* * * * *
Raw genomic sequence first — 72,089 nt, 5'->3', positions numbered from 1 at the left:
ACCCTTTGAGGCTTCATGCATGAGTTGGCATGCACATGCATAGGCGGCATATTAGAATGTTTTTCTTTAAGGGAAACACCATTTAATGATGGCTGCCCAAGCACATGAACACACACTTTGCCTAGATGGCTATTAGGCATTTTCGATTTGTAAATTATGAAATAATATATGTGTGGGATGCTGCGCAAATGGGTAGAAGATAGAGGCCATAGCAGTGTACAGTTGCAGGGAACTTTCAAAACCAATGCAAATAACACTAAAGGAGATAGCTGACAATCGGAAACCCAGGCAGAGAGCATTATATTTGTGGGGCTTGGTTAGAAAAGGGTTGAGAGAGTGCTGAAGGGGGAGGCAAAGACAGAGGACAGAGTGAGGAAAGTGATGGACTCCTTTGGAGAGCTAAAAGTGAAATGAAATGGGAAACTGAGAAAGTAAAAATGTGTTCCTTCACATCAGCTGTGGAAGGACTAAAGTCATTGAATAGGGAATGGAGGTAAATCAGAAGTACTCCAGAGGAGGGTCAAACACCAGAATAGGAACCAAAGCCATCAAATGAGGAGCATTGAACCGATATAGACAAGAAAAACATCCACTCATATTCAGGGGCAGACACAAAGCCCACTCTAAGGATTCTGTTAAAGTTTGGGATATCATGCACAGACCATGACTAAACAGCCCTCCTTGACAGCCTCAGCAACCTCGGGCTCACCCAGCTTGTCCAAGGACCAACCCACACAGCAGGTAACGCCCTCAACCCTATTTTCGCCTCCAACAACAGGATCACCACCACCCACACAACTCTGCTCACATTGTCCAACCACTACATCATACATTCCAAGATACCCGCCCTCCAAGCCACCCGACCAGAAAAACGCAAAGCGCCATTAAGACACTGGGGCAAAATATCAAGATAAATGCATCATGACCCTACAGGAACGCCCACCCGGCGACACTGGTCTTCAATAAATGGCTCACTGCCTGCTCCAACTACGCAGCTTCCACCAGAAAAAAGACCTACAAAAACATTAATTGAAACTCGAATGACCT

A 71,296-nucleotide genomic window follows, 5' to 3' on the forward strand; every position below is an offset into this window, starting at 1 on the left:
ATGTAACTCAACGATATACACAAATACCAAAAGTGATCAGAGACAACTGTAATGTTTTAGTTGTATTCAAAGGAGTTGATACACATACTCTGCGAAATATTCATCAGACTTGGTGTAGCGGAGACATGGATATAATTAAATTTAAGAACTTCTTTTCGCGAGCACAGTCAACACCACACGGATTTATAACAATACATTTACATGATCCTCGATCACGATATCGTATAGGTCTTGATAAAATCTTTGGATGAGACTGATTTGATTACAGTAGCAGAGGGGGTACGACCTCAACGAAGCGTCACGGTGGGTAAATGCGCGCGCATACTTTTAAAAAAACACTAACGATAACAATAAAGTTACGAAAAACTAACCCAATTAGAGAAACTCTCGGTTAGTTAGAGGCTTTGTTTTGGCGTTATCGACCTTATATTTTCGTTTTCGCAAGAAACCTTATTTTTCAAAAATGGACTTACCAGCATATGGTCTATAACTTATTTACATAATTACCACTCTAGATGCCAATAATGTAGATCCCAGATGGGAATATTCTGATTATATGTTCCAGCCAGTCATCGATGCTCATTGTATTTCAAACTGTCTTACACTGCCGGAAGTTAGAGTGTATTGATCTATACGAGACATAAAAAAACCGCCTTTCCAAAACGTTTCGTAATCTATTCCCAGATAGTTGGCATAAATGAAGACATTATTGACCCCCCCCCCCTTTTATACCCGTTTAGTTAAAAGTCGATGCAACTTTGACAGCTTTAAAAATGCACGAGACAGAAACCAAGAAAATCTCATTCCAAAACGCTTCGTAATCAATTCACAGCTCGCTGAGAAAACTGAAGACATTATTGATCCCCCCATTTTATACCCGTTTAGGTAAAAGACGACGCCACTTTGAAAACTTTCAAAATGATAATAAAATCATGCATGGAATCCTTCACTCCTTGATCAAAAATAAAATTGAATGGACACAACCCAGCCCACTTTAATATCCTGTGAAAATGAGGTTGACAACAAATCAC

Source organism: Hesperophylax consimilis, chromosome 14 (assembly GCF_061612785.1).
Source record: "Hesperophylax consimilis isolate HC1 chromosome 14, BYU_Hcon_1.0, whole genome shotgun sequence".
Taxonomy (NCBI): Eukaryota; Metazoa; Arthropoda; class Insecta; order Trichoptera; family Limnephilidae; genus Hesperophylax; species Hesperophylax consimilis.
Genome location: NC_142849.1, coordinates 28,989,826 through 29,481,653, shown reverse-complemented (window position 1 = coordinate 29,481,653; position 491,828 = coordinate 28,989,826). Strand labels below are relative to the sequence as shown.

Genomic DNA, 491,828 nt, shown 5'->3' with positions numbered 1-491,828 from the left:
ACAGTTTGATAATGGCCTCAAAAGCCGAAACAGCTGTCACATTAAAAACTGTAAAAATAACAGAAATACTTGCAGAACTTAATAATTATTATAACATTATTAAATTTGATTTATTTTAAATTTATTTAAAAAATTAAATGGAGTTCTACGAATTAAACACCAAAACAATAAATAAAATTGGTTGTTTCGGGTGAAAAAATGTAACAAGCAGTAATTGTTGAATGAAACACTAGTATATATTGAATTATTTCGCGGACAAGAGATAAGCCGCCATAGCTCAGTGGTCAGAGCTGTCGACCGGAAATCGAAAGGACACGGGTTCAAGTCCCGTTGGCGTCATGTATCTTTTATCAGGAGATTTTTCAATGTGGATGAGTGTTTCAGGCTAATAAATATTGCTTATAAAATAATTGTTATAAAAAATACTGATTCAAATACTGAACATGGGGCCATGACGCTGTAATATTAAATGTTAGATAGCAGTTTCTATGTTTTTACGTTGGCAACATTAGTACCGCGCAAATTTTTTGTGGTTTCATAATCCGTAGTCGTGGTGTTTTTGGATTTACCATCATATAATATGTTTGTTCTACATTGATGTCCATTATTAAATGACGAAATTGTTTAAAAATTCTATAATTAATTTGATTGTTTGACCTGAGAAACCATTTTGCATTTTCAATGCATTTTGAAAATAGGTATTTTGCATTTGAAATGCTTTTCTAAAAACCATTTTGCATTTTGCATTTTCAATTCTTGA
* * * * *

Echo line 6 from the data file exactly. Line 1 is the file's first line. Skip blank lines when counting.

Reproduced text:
Source record: "Hesperophylax consimilis isolate HC1 chromosome 14, BYU_Hcon_1.0, whole genome shotgun sequence".